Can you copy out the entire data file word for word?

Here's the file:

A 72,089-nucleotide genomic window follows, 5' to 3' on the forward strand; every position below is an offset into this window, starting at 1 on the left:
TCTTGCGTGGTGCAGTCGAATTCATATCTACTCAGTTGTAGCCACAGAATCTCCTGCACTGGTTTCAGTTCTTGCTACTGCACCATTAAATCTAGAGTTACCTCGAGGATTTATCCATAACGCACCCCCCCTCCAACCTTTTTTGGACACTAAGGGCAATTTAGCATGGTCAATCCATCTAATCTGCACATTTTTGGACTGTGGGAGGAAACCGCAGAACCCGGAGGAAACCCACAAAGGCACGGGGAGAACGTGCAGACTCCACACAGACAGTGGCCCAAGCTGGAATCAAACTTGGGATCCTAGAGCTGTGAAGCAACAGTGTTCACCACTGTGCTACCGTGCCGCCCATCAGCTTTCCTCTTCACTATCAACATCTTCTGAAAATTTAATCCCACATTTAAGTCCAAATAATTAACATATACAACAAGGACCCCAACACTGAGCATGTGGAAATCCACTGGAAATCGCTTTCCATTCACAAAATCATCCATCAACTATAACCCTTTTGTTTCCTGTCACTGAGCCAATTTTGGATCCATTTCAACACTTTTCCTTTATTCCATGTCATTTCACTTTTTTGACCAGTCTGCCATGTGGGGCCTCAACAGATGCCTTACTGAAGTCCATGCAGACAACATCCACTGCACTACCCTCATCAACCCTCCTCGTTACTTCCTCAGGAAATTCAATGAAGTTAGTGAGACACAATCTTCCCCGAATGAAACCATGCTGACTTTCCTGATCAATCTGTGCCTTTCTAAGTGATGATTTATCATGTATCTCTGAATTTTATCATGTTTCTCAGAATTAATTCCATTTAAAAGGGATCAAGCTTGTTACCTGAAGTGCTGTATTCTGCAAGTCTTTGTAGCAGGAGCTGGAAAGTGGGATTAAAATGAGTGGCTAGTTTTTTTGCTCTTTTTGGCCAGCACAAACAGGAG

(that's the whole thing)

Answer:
A 72,089-nucleotide genomic window follows, 5' to 3' on the forward strand; every position below is an offset into this window, starting at 1 on the left:
TCTTGCGTGGTGCAGTCGAATTCATATCTACTCAGTTGTAGCCACAGAATCTCCTGCACTGGTTTCAGTTCTTGCTACTGCACCATTAAATCTAGAGTTACCTCGAGGATTTATCCATAACGCACCCCCCCTCCAACCTTTTTTGGACACTAAGGGCAATTTAGCATGGTCAATCCATCTAATCTGCACATTTTTGGACTGTGGGAGGAAACCGCAGAACCCGGAGGAAACCCACAAAGGCACGGGGAGAACGTGCAGACTCCACACAGACAGTGGCCCAAGCTGGAATCAAACTTGGGATCCTAGAGCTGTGAAGCAACAGTGTTCACCACTGTGCTACCGTGCCGCCCATCAGCTTTCCTCTTCACTATCAACATCTTCTGAAAATTTAATCCCACATTTAAGTCCAAATAATTAACATATACAACAAGGACCCCAACACTGAGCATGTGGAAATCCACTGGAAATCGCTTTCCATTCACAAAATCATCCATCAACTATAACCCTTTTGTTTCCTGTCACTGAGCCAATTTTGGATCCATTTCAACACTTTTCCTTTATTCCATGTCATTTCACTTTTTTGACCAGTCTGCCATGTGGGGCCTCAACAGATGCCTTACTGAAGTCCATGCAGACAACATCCACTGCACTACCCTCATCAACCCTCCTCGTTACTTCCTCAGGAAATTCAATGAAGTTAGTGAGACACAATCTTCCCCGAATGAAACCATGCTGACTTTCCTGATCAATCTGTGCCTTTCTAAGTGATGATTTATCATGTATCTCTGAATTTTATCATGTTTCTCAGAATTAATTCCATTTAAAAGGGATCAAGCTTGTTACCTGAAGTGCTGTATTCTGCAAGTCTTTGTAGCAGGAGCTGGAAAGTGGGATTAAAATGAGTGGCTAGTTTTTTTGCTCTTTTTGGCCAGCACAAACAGGAG